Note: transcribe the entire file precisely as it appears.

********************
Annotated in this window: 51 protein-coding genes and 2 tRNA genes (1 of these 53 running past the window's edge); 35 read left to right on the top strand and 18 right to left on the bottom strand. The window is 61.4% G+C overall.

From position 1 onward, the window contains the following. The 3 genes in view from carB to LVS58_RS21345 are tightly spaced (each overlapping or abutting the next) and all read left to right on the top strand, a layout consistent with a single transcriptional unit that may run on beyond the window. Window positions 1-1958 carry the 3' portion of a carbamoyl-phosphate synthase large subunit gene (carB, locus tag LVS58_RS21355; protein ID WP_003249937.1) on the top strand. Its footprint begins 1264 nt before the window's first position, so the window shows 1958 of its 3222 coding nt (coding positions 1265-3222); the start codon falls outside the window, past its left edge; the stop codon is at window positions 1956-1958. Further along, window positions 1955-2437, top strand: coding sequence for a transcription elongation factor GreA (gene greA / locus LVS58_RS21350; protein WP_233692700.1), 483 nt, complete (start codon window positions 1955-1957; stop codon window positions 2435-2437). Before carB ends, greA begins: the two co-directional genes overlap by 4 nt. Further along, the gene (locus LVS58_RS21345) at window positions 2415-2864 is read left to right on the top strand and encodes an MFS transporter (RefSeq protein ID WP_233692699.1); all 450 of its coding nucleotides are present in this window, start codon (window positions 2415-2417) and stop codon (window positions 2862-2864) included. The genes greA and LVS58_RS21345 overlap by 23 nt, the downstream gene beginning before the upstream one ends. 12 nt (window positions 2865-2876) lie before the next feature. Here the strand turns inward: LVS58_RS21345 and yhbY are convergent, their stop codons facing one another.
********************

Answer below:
Annotated in this window: 51 protein-coding genes and 2 tRNA genes (1 of these 53 running past the window's edge); 35 read left to right on the top strand and 18 right to left on the bottom strand. The window is 61.4% G+C overall.

From position 1 onward, the window contains the following. The 3 genes in view from carB to LVS58_RS21345 are tightly spaced (each overlapping or abutting the next) and all read left to right on the top strand, a layout consistent with a single transcriptional unit that may run on beyond the window. Window positions 1-1958 carry the 3' portion of a carbamoyl-phosphate synthase large subunit gene (carB, locus tag LVS58_RS21355; protein ID WP_003249937.1) on the top strand. Its footprint begins 1264 nt before the window's first position, so the window shows 1958 of its 3222 coding nt (coding positions 1265-3222); the start codon falls outside the window, past its left edge; the stop codon is at window positions 1956-1958. Further along, window positions 1955-2437, top strand: coding sequence for a transcription elongation factor GreA (gene greA / locus LVS58_RS21350; protein WP_233692700.1), 483 nt, complete (start codon window positions 1955-1957; stop codon window positions 2435-2437). Before carB ends, greA begins: the two co-directional genes overlap by 4 nt. Further along, the gene (locus LVS58_RS21345) at window positions 2415-2864 is read left to right on the top strand and encodes an MFS transporter (RefSeq protein ID WP_233692699.1); all 450 of its coding nucleotides are present in this window, start codon (window positions 2415-2417) and stop codon (window positions 2862-2864) included. The genes greA and LVS58_RS21345 overlap by 23 nt, the downstream gene beginning before the upstream one ends. 12 nt (window positions 2865-2876) lie before the next feature. Here the strand turns inward: LVS58_RS21345 and yhbY are convergent, their stop codons facing one another.